Aquavit has had strong roots in Trøndelag for several hundred years – read on for an overview of the aquavits trail in Trøndelag.
The aquavits history in Trøndelag
The aquavit has undoubtedly stood strong in Trøndelag for several hundred years. A major step towards what we today associate with Norwegian aquavit, came in 1807. It was people from Trøndelag who made the great discovery.
Catharina Meincke from Trondheim married into the Lysholm family, and thus became related to Jørgen B. Lysholm, who in 1821 established a distillery in Trondheim.
Catharina M. Lysholm became a widow already in 1772, 28 years old. She was a wealthy and enterprising Trondheim lady and soon established herself as one of the foremost shipowners in the city. Together with her brother, she had several ships built, among them “Trondhiems Prøve” in 1780, and trade big with Europe and the East. In 1805, “Trondhjem’s Prøve” shipped a load of stockfish, ham and cheese to East India, more specifically Batavia, today Jakarta, Indonesia.
The origin of the linie aquavit
In the cargo there were also five casks of potato liquor that they hoped to sell. However, the captain did not succeed any of the Norwegian liquor, and it was taken back to Norway. On December 7, 1806, “Trondhiem’s Prøve” crossed the equator on its way home with its cargo full of spices and other goods. An oak cask with the unsold liquor was opened to celebrate the line crossing. The crew was amazed at what they tasted. Gone was the raw, fusel-infested potato spirit – there had been a transformation in the oak casks during the voyage. Back in Trondheim in 1807, the casks were reopened. The linie aquavit was in principle invented, and aging in sherry casks was a fact.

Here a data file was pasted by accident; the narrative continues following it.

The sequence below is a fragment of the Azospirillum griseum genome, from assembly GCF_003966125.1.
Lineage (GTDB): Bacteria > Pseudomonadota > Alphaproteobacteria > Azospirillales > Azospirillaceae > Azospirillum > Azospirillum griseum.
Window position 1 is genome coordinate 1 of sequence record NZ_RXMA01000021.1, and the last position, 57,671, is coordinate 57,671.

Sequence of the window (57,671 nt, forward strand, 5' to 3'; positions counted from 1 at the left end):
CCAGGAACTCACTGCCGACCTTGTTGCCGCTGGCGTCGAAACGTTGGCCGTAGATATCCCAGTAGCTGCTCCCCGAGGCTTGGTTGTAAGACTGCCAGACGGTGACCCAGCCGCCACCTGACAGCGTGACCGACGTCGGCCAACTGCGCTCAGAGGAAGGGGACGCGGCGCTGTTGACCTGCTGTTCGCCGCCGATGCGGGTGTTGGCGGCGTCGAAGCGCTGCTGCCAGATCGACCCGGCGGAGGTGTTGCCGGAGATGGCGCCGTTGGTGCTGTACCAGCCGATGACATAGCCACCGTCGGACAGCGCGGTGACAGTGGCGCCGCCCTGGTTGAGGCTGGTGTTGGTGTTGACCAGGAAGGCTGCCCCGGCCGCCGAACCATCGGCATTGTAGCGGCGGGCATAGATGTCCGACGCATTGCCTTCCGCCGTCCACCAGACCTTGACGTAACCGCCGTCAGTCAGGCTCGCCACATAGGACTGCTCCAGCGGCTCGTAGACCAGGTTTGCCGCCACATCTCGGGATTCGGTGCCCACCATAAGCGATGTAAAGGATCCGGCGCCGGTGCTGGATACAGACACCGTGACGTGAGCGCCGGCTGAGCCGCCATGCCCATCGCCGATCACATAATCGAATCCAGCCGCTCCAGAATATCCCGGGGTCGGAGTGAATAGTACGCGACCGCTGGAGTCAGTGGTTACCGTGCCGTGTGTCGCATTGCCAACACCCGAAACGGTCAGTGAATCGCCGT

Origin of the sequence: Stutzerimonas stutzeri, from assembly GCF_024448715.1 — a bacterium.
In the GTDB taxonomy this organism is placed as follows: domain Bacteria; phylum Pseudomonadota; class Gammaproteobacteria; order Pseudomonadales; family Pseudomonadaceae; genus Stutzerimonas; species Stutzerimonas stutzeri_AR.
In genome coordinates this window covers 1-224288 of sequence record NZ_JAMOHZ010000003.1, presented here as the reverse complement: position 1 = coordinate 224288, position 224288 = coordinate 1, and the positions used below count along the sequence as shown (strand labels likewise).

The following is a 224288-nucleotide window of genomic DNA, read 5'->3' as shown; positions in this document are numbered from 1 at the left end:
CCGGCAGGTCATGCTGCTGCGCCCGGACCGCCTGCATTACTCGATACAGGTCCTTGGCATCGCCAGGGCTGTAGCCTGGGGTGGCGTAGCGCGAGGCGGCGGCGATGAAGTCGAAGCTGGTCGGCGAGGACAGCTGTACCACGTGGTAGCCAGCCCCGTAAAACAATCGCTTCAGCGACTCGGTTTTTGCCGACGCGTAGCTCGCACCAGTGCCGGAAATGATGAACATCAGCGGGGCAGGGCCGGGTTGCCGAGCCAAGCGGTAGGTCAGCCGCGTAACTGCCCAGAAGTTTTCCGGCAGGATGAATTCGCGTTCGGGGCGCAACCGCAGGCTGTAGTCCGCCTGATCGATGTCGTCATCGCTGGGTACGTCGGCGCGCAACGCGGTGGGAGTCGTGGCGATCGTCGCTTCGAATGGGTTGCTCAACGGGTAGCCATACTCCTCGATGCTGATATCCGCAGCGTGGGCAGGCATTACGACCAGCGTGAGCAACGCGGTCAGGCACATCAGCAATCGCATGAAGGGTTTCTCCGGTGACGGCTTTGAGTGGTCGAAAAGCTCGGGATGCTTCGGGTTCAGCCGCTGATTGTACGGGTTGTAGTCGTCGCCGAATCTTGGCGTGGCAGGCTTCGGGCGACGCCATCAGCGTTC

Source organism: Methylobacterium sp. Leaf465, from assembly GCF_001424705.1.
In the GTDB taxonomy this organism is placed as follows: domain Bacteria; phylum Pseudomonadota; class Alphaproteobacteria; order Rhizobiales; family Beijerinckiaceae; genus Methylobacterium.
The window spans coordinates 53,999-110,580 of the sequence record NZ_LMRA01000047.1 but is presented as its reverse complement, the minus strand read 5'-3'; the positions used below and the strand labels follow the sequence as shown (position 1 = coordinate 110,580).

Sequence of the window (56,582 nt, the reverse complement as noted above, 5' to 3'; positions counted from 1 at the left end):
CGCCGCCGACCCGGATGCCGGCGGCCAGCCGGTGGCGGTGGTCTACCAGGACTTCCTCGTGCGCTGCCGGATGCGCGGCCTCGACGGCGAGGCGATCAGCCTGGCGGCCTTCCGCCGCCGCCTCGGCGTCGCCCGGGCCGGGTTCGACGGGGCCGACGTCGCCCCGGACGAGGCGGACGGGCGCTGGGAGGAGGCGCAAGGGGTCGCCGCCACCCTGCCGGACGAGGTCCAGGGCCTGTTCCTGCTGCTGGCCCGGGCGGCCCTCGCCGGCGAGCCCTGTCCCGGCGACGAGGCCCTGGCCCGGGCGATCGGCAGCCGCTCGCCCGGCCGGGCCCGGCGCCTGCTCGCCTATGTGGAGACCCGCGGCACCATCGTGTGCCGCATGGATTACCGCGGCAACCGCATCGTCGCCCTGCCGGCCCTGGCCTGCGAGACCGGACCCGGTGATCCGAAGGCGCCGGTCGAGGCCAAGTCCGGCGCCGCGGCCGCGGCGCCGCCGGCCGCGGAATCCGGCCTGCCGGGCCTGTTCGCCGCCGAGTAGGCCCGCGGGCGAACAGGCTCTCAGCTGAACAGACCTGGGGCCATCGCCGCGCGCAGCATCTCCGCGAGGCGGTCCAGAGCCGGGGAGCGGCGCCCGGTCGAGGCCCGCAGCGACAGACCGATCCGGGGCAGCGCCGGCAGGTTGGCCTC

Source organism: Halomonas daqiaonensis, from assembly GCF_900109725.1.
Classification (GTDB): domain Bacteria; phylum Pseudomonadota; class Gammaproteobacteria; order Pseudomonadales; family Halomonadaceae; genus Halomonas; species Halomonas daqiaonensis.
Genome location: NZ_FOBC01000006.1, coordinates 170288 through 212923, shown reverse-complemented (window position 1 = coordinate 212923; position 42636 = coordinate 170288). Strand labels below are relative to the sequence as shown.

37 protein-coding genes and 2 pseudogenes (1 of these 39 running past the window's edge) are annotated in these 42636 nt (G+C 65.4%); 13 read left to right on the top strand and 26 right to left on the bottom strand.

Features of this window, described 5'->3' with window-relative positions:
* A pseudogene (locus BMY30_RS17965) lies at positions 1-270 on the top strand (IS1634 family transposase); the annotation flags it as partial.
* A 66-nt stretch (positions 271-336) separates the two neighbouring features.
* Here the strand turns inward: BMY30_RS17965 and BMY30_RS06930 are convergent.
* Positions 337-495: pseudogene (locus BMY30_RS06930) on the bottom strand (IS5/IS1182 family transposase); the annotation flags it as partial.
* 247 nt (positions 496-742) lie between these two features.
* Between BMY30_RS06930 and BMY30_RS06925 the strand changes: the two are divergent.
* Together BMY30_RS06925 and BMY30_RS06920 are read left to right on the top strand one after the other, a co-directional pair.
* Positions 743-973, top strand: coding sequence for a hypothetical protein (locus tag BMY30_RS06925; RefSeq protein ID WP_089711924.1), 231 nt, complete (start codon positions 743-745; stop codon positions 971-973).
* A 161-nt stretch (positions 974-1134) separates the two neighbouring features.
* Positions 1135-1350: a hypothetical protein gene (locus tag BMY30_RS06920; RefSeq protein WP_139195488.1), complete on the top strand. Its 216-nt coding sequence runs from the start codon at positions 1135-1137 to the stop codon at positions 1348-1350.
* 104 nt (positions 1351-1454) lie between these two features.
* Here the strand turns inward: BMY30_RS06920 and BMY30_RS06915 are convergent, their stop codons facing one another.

Jørgen B. Lysholm
Jørgen B. Lysholm was one of the foremost entrepreneurs of his time in Trondheim and became an innovator of Mid-Norwegian industry in the first half of the 19th century. He is probably best remembered for the aquavit that still bears his name.
In 1821, the young, newly graduated Jørgen B. Lysholm started his distillery and distillation plant in Trondheim. With knowledge of distillation, cask storage and linie aquavit, this shipowner created a brand that became synonymous with Norwegian aquavit in the rest of the world.
Linie aquavit – the world’s oldest aquavit brand still in play
It is stored for 16 months in oak casks that have first been used to store Olorose sherry. From the end of the 1830s, exports of dried fish to South America were started and Lysholm regularly sent aquavit in oak casks with the ships back and forth across the equator. In the 19th century, Jørgen B. Lysholm was the country’s best-known brand name, and the company’s aquavit was sold on all continents.
Right up to our time, taking a “Jørgen B” is synonymous with taking a shot of liquor. Today’s Linie Aqavit is still produced as in Jørgen B.’s time, but it is now Wilh. Wilhelmsen’s large ship liners carrying the casks with Lysholm Aquavit to Australia and back.